"Vergil, like most self-respecting poets, never simply says that the sun came up. At this point he states that the sea reddened as Aurora the Dawn Goddess rose aloft in her saffron robes. In other words, the sun came up."while giving an affectionate, clear, and careful explanation of events in each of the twelve books of The Aeneid. Thus, The Labors of Aeneas is very useful, but no more so than it is charming.
If one were trying to translate the Aeneid for modern readers the obvious first choices would be prose or verse, but neither method assures that modern readers will know what's happening. Frequently Vergil leaves out what seem like crucial details and he fails to make clear transitions, so reading along, you may wonder if you missed an important point. By treating the work as a serious piece to be adapted with loving humor and in fast-paced prose, Rose Williams can point out all these difficulties. For example, when Aeneas is planning to go to the Underworld for a tete a tete with his ghostly father Anchises, he is warned that going down is easy compared with getting back out again; yet, as Williams says, "[Vergil] spends a sizeable part of the book getting Aeneas into Hades and then gets him out in three lines." Her treatment of the gods and especially Juno is most fitting for our era when it can't be assumed that readers even know the identity of the Roman gods and goddesses let alone understand their bizarre behavior:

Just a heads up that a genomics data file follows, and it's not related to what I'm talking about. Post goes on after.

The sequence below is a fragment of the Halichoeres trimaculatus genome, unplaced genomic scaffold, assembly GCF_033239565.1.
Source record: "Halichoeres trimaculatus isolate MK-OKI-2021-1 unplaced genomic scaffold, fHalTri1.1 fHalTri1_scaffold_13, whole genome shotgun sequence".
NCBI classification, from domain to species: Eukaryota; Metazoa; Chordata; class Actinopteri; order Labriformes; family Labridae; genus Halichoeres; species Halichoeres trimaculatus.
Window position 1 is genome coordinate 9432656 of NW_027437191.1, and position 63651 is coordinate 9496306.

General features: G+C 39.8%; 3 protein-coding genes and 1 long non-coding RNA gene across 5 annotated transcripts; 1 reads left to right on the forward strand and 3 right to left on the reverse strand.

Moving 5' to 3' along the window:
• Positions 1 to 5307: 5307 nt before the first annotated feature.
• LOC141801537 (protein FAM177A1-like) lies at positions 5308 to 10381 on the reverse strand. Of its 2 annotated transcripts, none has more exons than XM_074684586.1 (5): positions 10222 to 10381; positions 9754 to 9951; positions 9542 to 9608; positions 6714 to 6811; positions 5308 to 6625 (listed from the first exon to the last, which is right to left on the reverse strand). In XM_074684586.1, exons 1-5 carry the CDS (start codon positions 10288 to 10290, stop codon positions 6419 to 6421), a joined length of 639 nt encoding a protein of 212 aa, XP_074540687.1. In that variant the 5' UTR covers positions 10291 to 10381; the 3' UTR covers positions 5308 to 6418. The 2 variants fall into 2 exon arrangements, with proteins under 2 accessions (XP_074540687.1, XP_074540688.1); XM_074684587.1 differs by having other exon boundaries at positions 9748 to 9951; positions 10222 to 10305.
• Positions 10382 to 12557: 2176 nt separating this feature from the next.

"Anyone with merely mortal intelligence would have seen this long ago, but classical deities were unbelievably hard-headed."In case there isn't enough detail in the text (and there is), Williams also provides a glossary of the gods and goddesses Aeneas deals with on his adventures.
Rose Williams points out that prior to composing his masterpiece, Vergil had been writing horticultural treatises, which had a decided impact on his style. She also mentions that the poet's experience with warfare may have colored his depictions of the battles in Italy:
"If Vergil, who himself knew some of the horrors of war, wanted to discourage the Romans from ever undertaking it again, the appalling battle scenes he wrote should have been an excellent deterrent. Unfortunately, they did not have that effect."Full of wit and despite being written with her tongue firmly in her twenty-first century cheek, Rose Williams has produced an invaluable guide for modern readers -- whether reading in Latin or in translation -- to Vergil's story of Aeneas.Disclosure: A review copy was provided by the publisher. For more information, please see our Ethics Policy.